Character One and Character Two are on stage, and they are scared. Painfully conscious of the audience, the lack of a script, and the driving need to be funny and clever, they have both shut down. In a panic, they have forgotten all training. Character One turns to Character Two and says “What should we do now?”

Character Two: “I don’t know!” Both stare helplessly at each other, unable to think of anything “funny” to say…and the scene dies a slow and painful death.

Now, the problem with the “no questions” rule is that it is an attempt to fix the symptom, instead of addressing the real issue, in the above scenario. Before the question is asked, the two improvisers are already outside of the creative space, and adding that negative rule just adds to the things they are doing wrong. The last thing they need is to be wrong. But as soon as the question is asked, Character One remembers the rule, and beats herself up for breaking it. Character Two remembers the rule, and resents her for asking.  Both players are stuck in a negative wasteland, now even farther outside of the creative space.

I shudder to think how many times I’ve seen that scene, and I’ll admit it–played that scene, in life and on stage.

Consider, then:

Character One and Character Two are on stage, and they are scared. Painfully conscious of the audience, the lack of a script, and the driving need to be funny and clever despite the advice that they don’t need to be either, they are both on the verge of shutting down. But suddenly Character One, remembering something from her training, breathes, relaxes, and opens up to really seeing Character Two. Without stopping to think, she says: 

When are we supposed to be at the party? It is tonight, right? Did you print out the email?”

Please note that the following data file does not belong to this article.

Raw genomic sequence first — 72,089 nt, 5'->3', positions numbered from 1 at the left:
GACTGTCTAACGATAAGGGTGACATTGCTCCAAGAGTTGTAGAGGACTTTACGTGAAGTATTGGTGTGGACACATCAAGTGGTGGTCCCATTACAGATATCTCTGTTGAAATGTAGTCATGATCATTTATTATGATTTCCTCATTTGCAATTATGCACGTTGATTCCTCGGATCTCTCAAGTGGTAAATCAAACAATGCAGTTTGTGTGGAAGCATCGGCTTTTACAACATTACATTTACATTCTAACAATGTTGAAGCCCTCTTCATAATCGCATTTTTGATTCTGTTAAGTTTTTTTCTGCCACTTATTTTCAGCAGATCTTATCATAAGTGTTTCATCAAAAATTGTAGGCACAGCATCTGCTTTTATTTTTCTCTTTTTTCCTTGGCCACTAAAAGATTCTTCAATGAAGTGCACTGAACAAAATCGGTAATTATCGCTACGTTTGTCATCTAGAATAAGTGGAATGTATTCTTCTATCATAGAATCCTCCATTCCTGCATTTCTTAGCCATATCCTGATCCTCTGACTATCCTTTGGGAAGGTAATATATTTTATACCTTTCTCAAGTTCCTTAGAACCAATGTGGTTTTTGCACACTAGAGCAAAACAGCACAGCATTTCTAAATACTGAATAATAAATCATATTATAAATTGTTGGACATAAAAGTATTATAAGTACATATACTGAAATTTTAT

“Character Two frantically pats his pockets…”Here it is! Yes, it’s tonight. And we’re late! We’ve got to hurry!” Character Two, delighted at having something to do, has remembered to say yes, and…

Suddenly the scene has someplace to go.  Character One has asked not one but three questions, questions that came from a genuine acknowledgement of the mutual fear that she and her partner feel, and perhaps from some unconscious connection with something she noticed about her scene partner–perhaps a patting of the pocket or a look around the stage.  Their adrenaline now has an outlet–frantic preparation for the party, or a mad dash for the car, or perhaps, some more of their training returning to them because of the release of their panic, they do a time dash to the party itself…

As they progress, these improvisers discover that the fear that fed this first scene is not necessary, that they won’t, in fact, die up there on stage. They learn that the “good cholesterol” questions that spring to mind are greatly liberating. As they get more comfortable, their natural curiosity can serve as the launch pad for hundreds of successful scenes.